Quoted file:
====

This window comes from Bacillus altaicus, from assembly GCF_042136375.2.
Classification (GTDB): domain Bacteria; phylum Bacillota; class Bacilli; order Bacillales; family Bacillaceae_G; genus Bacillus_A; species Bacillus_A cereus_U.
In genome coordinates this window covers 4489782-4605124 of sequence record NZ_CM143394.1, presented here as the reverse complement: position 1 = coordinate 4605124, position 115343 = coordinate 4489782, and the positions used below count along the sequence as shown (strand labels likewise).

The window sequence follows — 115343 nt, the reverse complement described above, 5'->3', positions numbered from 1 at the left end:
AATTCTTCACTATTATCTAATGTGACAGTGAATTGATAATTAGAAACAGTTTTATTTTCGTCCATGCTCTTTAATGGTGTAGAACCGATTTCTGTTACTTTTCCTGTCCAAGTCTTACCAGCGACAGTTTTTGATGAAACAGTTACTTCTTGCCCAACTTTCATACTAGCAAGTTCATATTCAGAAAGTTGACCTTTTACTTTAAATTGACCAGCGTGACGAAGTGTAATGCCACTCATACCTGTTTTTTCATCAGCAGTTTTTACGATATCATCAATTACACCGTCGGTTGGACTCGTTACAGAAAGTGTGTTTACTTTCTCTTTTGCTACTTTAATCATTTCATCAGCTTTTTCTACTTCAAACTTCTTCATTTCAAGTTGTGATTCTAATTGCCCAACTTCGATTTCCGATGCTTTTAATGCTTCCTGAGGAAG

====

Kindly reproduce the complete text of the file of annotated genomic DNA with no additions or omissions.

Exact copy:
This window comes from Bacillus altaicus, from assembly GCF_042136375.2.
Classification (GTDB): domain Bacteria; phylum Bacillota; class Bacilli; order Bacillales; family Bacillaceae_G; genus Bacillus_A; species Bacillus_A cereus_U.
In genome coordinates this window covers 4489782-4605124 of sequence record NZ_CM143394.1, presented here as the reverse complement: position 1 = coordinate 4605124, position 115343 = coordinate 4489782, and the positions used below count along the sequence as shown (strand labels likewise).

The window sequence follows — 115343 nt, the reverse complement described above, 5'->3', positions numbered from 1 at the left end:
AATTCTTCACTATTATCTAATGTGACAGTGAATTGATAATTAGAAACAGTTTTATTTTCGTCCATGCTCTTTAATGGTGTAGAACCGATTTCTGTTACTTTTCCTGTCCAAGTCTTACCAGCGACAGTTTTTGATGAAACAGTTACTTCTTGCCCAACTTTCATACTAGCAAGTTCATATTCAGAAAGTTGACCTTTTACTTTAAATTGACCAGCGTGACGAAGTGTAATGCCACTCATACCTGTTTTTTCATCAGCAGTTTTTACGATATCATCAATTACACCGTCGGTTGGACTCGTTACAGAAAGTGTGTTTACTTTCTCTTTTGCTACTTTAATCATTTCATCAGCTTTTTCTACTTCAAACTTCTTCATTTCAAGTTGTGATTCTAATTGCCCAACTTCGATTTCCGATGCTTTTAATGCTTCCTGAGGAAG